Wells Fargo wasn’t an outlier when it opened 3.5 million unauthorized customer accounts. Federal regulators found that dozens of other banks opened nearly 10,000 deposit and loan accounts for customers without their consent.
The new banking fraud revelation came in testimony given by U.S. Comptroller of the Currency (OCC) Joseph Otting before the Senate Banking Committee June 14.
Although the number of newly discovered fraudulent accounts is miniscule in comparison to the 3.5 million bogus accounts Wells Fargo bankers opened for customers, it points to the need for banks to put better safeguards in place.
According to USA Today, banking regulators discovered the accounts in a review of about 40 banks over a three-year period. The unauthorized accounts included new mortgages, auto loans, credit cards, checking, savings, and money market accounts.
“The OCC did not find pervasive or systemic issues in regard to improper account openings but did find the need for banks to improve their policies, procedures and controls,” Otting testified during Thursday’s hearings.
There is no indication at this time that the banks, which Otting refused to name publicly, will be penalized for the fraud. The decision by Otting, himself a former banker, to keep the identities of the banks a secret drew the ire of some Democratic members of the Congressional panels, who demanded full disclosure and accountability.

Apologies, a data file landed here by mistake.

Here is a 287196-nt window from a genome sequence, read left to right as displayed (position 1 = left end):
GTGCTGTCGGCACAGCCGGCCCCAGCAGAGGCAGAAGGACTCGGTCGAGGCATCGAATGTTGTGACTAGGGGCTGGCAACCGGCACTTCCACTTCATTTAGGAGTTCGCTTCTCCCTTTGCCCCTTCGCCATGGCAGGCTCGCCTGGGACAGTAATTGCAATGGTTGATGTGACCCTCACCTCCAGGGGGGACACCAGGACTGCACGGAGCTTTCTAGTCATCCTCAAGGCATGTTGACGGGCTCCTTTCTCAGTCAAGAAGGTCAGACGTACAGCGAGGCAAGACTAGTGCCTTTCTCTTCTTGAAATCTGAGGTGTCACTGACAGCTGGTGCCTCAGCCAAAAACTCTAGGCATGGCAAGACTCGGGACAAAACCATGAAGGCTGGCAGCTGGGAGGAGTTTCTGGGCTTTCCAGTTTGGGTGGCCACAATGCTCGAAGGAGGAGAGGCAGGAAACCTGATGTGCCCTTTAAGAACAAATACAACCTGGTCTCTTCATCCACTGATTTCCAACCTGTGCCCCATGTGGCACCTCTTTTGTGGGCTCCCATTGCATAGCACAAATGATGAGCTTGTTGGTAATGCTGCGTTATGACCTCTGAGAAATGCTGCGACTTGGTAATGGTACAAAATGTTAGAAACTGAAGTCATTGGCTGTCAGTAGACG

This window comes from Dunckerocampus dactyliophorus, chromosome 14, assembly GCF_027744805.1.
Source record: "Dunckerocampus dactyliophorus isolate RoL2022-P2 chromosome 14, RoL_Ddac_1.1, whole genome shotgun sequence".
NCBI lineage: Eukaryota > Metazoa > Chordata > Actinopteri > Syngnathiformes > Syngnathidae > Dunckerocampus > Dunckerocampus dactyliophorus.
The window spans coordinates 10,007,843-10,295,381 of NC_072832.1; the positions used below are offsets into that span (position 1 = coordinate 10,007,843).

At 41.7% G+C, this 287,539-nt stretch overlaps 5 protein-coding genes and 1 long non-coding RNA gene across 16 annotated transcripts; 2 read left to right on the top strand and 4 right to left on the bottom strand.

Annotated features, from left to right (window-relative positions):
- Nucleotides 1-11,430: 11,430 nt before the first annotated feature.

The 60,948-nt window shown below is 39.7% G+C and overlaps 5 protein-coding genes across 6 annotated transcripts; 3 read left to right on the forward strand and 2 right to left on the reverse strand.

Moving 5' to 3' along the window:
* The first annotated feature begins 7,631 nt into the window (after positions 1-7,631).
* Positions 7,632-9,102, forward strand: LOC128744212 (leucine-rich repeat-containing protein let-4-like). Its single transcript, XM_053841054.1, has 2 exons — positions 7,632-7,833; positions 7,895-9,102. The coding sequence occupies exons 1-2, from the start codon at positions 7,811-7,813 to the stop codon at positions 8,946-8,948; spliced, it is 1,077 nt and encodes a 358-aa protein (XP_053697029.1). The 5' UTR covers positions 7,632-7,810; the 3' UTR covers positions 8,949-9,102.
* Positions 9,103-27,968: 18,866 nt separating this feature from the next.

“We are concerned that the decision to keep the specific findings of the review private leaves consumers exposed to past and future predatory behavior and impedes our ability as lawmakers to effectively conduct oversight over the banking industry,” eight Senate Democrats wrote in a June 14 letter to Otting.
The letter, which references the Wells Fargo fraud and the enforcement actions against it, also underscores the need for regulatory measures that protect consumers from fraud.
“Consumers deserve to know whether the institutions with which they choose to bank engage in predatory sales practices. Keeping key details of the review private leaves consumers vulnerable and unaware of any potential abuses their financial institutions perpetrated against them as well as any similar practices by other bank.”
The letter asserts that “ultimately, failure to disclose detailed results of the review leaves the American public and bank investors blind to the possibility that Wells Fargo’s misconduct was an industrywide problem.”
The revelations come days after Mick Mulvaney, acting director of the Consumer Financial Protection Bureau (CFPB) dissolved the Consumer Advisory Board as part of a broader effort to undermine the authority of the agency he was appointed to lead.